Abstract

We integrate research from entrepreneurship, occupational choice, and employee involvement literatures to explain what encourages participation in new corporate ventures. We propose that an employee’s basic decision to participate in a corporate venture project is based on the expected utility of the project’s incentive package, and that these perceptions are moderated by personal motivations to make that decision, as explained by the concept of valence in expectancy theory. We test our hypotheses through a conjoint-based experiment with 61 part-time MBA students. Our results show that venture characteristics, personal motivations, and interaction effects should be considered in designing new corporate ventures.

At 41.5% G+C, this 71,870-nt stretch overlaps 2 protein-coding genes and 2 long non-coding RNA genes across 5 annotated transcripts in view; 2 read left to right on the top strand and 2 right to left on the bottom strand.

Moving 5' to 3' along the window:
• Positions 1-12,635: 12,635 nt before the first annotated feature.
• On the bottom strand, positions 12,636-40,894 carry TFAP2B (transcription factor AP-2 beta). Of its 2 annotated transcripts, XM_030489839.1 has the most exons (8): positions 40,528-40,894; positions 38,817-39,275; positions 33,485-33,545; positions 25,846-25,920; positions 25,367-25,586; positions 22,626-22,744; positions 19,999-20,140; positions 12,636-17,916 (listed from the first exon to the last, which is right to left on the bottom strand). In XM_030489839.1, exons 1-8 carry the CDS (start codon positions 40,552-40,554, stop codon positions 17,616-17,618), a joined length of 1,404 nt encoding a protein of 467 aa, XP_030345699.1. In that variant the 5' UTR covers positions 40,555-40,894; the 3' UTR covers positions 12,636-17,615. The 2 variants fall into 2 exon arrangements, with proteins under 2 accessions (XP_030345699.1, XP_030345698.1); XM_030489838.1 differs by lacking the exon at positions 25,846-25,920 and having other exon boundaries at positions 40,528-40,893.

RECIPIENT OF THE STEVENS INSTITUTE OF TECHNOLOGY WESLEY J. HOWE AWARD FOR EXCELLENCE IN RESEARCH ON THE TOPIC OF CORPORATE ENTREPRENEURSHIP

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